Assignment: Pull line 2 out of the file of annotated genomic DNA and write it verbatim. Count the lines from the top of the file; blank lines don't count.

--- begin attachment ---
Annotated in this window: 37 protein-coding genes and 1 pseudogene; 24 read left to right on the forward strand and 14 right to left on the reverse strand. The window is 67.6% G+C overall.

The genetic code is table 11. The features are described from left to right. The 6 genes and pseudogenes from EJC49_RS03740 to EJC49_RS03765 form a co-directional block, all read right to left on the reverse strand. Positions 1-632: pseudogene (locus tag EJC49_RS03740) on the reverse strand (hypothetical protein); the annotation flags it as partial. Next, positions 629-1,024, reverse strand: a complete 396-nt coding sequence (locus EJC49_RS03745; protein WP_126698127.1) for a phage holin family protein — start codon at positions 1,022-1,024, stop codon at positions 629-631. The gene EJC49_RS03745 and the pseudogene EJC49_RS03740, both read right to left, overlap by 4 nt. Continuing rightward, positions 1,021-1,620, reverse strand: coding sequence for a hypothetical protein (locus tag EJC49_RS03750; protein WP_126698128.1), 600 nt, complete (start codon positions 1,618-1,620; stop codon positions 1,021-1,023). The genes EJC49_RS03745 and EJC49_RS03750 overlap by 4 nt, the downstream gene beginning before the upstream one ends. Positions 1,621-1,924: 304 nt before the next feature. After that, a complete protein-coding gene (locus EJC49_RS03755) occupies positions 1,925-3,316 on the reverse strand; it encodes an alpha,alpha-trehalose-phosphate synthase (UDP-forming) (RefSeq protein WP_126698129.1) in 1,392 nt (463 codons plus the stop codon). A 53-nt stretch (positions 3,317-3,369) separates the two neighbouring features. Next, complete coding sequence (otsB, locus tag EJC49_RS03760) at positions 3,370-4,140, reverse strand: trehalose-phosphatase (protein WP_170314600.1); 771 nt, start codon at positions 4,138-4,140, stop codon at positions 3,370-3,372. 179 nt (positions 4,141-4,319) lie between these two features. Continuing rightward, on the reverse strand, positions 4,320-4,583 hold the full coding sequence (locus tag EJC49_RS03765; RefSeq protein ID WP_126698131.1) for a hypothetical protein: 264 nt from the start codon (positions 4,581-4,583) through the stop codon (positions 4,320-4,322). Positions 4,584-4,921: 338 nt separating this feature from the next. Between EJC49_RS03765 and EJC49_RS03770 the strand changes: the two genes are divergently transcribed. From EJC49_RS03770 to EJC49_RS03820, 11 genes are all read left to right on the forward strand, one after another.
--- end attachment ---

The genetic code is table 11. The features are described from left to right. The 6 genes and pseudogenes from EJC49_RS03740 to EJC49_RS03765 form a co-directional block, all read right to left on the reverse strand. Positions 1-632: pseudogene (locus tag EJC49_RS03740) on the reverse strand (hypothetical protein); the annotation flags it as partial. Next, positions 629-1,024, reverse strand: a complete 396-nt coding sequence (locus EJC49_RS03745; protein WP_126698127.1) for a phage holin family protein — start codon at positions 1,022-1,024, stop codon at positions 629-631. The gene EJC49_RS03745 and the pseudogene EJC49_RS03740, both read right to left, overlap by 4 nt. Continuing rightward, positions 1,021-1,620, reverse strand: coding sequence for a hypothetical protein (locus tag EJC49_RS03750; protein WP_126698128.1), 600 nt, complete (start codon positions 1,618-1,620; stop codon positions 1,021-1,023). The genes EJC49_RS03745 and EJC49_RS03750 overlap by 4 nt, the downstream gene beginning before the upstream one ends. Positions 1,621-1,924: 304 nt before the next feature. After that, a complete protein-coding gene (locus EJC49_RS03755) occupies positions 1,925-3,316 on the reverse strand; it encodes an alpha,alpha-trehalose-phosphate synthase (UDP-forming) (RefSeq protein WP_126698129.1) in 1,392 nt (463 codons plus the stop codon). A 53-nt stretch (positions 3,317-3,369) separates the two neighbouring features. Next, complete coding sequence (otsB, locus tag EJC49_RS03760) at positions 3,370-4,140, reverse strand: trehalose-phosphatase (protein WP_170314600.1); 771 nt, start codon at positions 4,138-4,140, stop codon at positions 3,370-3,372. 179 nt (positions 4,141-4,319) lie between these two features. Continuing rightward, on the reverse strand, positions 4,320-4,583 hold the full coding sequence (locus tag EJC49_RS03765; RefSeq protein ID WP_126698131.1) for a hypothetical protein: 264 nt from the start codon (positions 4,581-4,583) through the stop codon (positions 4,320-4,322). Positions 4,584-4,921: 338 nt separating this feature from the next. Between EJC49_RS03765 and EJC49_RS03770 the strand changes: the two genes are divergently transcribed. From EJC49_RS03770 to EJC49_RS03820, 11 genes are all read left to right on the forward strand, one after another.